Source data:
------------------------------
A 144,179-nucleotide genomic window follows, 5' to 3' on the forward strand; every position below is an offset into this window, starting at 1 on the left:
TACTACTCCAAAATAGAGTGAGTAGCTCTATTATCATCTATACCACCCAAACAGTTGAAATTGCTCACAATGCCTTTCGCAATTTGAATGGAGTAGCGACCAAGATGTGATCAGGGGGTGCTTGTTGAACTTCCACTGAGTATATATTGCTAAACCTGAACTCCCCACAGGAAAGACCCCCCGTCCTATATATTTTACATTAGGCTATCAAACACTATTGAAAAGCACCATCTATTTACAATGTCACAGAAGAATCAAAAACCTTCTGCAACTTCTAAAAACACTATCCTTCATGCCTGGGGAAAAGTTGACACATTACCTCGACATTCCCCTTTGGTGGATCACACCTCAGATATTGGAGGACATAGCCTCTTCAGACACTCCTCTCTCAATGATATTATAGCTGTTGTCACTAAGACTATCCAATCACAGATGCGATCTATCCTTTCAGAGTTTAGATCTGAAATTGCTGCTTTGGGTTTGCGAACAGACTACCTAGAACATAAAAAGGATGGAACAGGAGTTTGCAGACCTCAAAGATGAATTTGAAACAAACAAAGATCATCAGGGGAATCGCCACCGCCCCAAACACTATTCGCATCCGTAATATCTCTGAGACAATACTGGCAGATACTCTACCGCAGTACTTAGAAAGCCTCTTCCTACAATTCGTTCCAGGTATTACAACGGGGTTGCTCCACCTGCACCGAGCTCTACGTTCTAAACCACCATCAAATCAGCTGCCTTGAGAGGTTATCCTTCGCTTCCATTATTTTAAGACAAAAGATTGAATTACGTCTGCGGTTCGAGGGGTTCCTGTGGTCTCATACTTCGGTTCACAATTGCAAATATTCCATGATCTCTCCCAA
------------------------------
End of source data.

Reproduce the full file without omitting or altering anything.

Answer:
A 144,179-nucleotide genomic window follows, 5' to 3' on the forward strand; every position below is an offset into this window, starting at 1 on the left:
TACTACTCCAAAATAGAGTGAGTAGCTCTATTATCATCTATACCACCCAAACAGTTGAAATTGCTCACAATGCCTTTCGCAATTTGAATGGAGTAGCGACCAAGATGTGATCAGGGGGTGCTTGTTGAACTTCCACTGAGTATATATTGCTAAACCTGAACTCCCCACAGGAAAGACCCCCCGTCCTATATATTTTACATTAGGCTATCAAACACTATTGAAAAGCACCATCTATTTACAATGTCACAGAAGAATCAAAAACCTTCTGCAACTTCTAAAAACACTATCCTTCATGCCTGGGGAAAAGTTGACACATTACCTCGACATTCCCCTTTGGTGGATCACACCTCAGATATTGGAGGACATAGCCTCTTCAGACACTCCTCTCTCAATGATATTATAGCTGTTGTCACTAAGACTATCCAATCACAGATGCGATCTATCCTTTCAGAGTTTAGATCTGAAATTGCTGCTTTGGGTTTGCGAACAGACTACCTAGAACATAAAAAGGATGGAACAGGAGTTTGCAGACCTCAAAGATGAATTTGAAACAAACAAAGATCATCAGGGGAATCGCCACCGCCCCAAACACTATTCGCATCCGTAATATCTCTGAGACAATACTGGCAGATACTCTACCGCAGTACTTAGAAAGCCTCTTCCTACAATTCGTTCCAGGTATTACAACGGGGTTGCTCCACCTGCACCGAGCTCTACGTTCTAAACCACCATCAAATCAGCTGCCTTGAGAGGTTATCCTTCGCTTCCATTATTTTAAGACAAAAGATTGAATTACGTCTGCGGTTCGAGGGGTTCCTGTGGTCTCATACTTCGGTTCACAATTGCAAATATTCCATGATCTCTCCCAA